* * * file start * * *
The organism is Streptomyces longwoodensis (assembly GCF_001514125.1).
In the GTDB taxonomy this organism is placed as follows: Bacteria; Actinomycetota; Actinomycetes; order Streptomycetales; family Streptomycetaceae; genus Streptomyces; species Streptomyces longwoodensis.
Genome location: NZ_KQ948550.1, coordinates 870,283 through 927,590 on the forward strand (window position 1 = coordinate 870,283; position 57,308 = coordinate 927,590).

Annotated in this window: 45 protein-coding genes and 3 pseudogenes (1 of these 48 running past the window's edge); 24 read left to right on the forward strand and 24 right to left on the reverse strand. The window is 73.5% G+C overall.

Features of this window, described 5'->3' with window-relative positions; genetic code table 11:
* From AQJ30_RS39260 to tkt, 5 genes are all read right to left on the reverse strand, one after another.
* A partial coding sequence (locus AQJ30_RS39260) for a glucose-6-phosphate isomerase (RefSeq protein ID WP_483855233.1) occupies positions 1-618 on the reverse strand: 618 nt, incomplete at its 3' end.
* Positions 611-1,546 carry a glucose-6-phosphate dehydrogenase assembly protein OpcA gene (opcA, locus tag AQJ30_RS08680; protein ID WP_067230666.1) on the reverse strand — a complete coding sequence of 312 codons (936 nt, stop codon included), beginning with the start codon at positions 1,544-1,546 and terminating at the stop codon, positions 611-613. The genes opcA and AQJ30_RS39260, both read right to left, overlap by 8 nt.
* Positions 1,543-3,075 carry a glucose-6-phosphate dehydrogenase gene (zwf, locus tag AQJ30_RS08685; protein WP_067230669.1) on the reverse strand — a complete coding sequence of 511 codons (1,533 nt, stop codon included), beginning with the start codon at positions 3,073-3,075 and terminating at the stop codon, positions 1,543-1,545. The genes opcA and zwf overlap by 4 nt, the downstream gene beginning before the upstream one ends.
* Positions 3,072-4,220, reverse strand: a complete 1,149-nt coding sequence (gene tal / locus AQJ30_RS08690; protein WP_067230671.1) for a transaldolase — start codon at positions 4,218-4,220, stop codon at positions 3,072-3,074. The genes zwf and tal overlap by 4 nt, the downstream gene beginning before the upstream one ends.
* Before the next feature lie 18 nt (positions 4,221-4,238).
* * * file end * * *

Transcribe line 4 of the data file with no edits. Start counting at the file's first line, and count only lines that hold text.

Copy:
Annotated in this window: 45 protein-coding genes and 3 pseudogenes (1 of these 48 running past the window's edge); 24 read left to right on the forward strand and 24 right to left on the reverse strand. The window is 73.5% G+C overall.